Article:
Can Artificial Intelligence be Patented?

AI is an advanced and powerful software, which is used for many applications in many different businesses. AI already has its place in things like social media, healthcare, and autonomous transport systems, and new applications are emerging almost daily. Great efforts and investments are put into developing and refining the applications. Can the results be protected to enable commercialization and dissemination? Is it possible to patent the results?

Patents are a time-limited exclusive right to an invention. Anyone holding a patent may prevent others from using the invention, or allow others to use it for payment by license. The inventions which can be patented are those which provide a technical solution to a problem. The technical solution must be new, and thus not previously shown or used anywhere in the world. It must also have an inventive height, which (very simplified) means that the invention must not be obvious to anyone skilled in the relevant technical field.

The limitation to “inventions” which are “technical solutions” means that much cannot be patented, including mathematical methods and computer programs. Such are not in themselves considered technical solutions because they have no technical effect.

However, the application of software in a physical system may constitute a patentable invention. An invention that produces various light signals guided by a software-based analysis of signals from pressure sensors in the street contains software and produces a technical effect, and could be patentable (if only the invention had been new …).

In order to better understand where the limit for technical effect goes, one can turn to the European Patent Office EPO and practices regarding granted and rejected patents. In a decision by EPO’s Board of Appeal, T 1358/09 of 2014, the invention concerned a method and apparatus for classifying text.

By first constructing a classification scheme for text, the invention could then be utilized to efficiently and flexibly use the method and apparatus for analyzing texts and classifying them against the scheme. The applicant stated that the classification could be made more accurate, safer and more objective than a human could do.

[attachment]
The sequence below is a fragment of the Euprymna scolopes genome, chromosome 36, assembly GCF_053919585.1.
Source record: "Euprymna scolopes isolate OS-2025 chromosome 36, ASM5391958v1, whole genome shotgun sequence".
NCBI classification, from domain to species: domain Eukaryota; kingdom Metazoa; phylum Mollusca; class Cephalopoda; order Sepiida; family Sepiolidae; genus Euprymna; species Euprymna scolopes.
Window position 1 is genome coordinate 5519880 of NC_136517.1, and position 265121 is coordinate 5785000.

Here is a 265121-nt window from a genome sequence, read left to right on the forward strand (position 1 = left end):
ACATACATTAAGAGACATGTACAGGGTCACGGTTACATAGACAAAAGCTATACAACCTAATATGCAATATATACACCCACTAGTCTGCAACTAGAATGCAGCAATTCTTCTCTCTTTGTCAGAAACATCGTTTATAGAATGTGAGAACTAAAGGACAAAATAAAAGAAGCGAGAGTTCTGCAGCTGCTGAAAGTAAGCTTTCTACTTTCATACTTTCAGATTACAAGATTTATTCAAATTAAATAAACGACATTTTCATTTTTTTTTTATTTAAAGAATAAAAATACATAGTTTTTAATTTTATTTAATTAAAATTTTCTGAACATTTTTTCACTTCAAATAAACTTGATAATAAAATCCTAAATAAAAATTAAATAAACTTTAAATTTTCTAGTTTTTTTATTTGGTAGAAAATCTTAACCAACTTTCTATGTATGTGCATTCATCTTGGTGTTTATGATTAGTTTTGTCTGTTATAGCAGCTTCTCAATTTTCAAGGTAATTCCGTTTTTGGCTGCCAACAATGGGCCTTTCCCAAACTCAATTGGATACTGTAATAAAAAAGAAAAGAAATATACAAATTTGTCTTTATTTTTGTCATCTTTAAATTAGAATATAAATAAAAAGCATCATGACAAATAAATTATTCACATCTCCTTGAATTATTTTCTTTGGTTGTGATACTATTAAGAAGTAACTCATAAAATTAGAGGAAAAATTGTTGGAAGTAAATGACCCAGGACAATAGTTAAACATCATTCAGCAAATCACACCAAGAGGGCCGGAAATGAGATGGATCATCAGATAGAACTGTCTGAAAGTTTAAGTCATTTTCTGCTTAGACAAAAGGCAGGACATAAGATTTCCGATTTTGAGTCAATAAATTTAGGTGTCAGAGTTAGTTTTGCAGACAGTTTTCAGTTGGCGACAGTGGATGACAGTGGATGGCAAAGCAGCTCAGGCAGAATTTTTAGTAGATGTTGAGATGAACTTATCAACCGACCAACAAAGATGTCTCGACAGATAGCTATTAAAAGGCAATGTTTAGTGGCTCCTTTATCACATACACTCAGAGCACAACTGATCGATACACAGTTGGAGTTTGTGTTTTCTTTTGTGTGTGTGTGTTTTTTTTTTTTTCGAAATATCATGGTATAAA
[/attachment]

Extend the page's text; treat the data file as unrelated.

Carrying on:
The Board of Appeal rejected the application on the grounds that a comparison of the contents of two different text documents to determine whether they belong to the same “class” was not a technical task, that the comparison with human ability was not an appropriate starting point for determining whether something has technical effect or not, and the fact that an algorithm produces repeatable results does not imply a technical effect.

With the constantly new AI-related inventions, the boundary of technical power is increasingly chiseled. EPO’s Enlarged Board of Appeal, the highest authority in the European patent system, will shortly be considering an issue of intelligent simulation that can have a significant impact on the application of AI in many design and design contexts.

The question concerns an invention that is a model for simulating pedestrian movement in groups, which can be used in the design of environments such as train stations and other places where many people move. The patent application was initially rejected on the grounds that a simulation has no technical effect. The applicant appealed to the Appeals Chamber, claiming that the simulation’s steps had a technical effect because they related to physical parameters (“people cannot walk through walls”) and because they provided a more accurate simulation of the movement of crowds.

But in its decision in T 489/14 on February 22 this year, the Chamber of Appeal was doubtful and held that the technical effect required at least some kind of direct link to physical reality, as an influence on or measurement of a physical object. The simulation of the movement of the crowd, which in itself constitutes a physical system, on the other hand, involved only a cognitive process for theoretically verifying the design of the environment, which the Chamber of Appeal considered to be “fundamentally non-technical”. However, in light of previous EPO practices on computer-aided simulation and the great economic significance of such simulations, the Board of Appeal wants help with the assessment of the invention. Therefore, questions are sent to the Big Appeal Chamber, which through their answers can clarify whether a computer-aided simulation of physical systems has technical effects or not.

The answer to the question in the title is thus that the “intelligence” itself in the form of software cannot be patented, but that applications, where the intelligent software is used to produce a technical effect, can be patented. What is a technical effect and not in AI-related contexts are brought into question with new inventions, and the Big Chamber’s comments on computer-aided simulation will be monitored with great interest and referred to in this blog?

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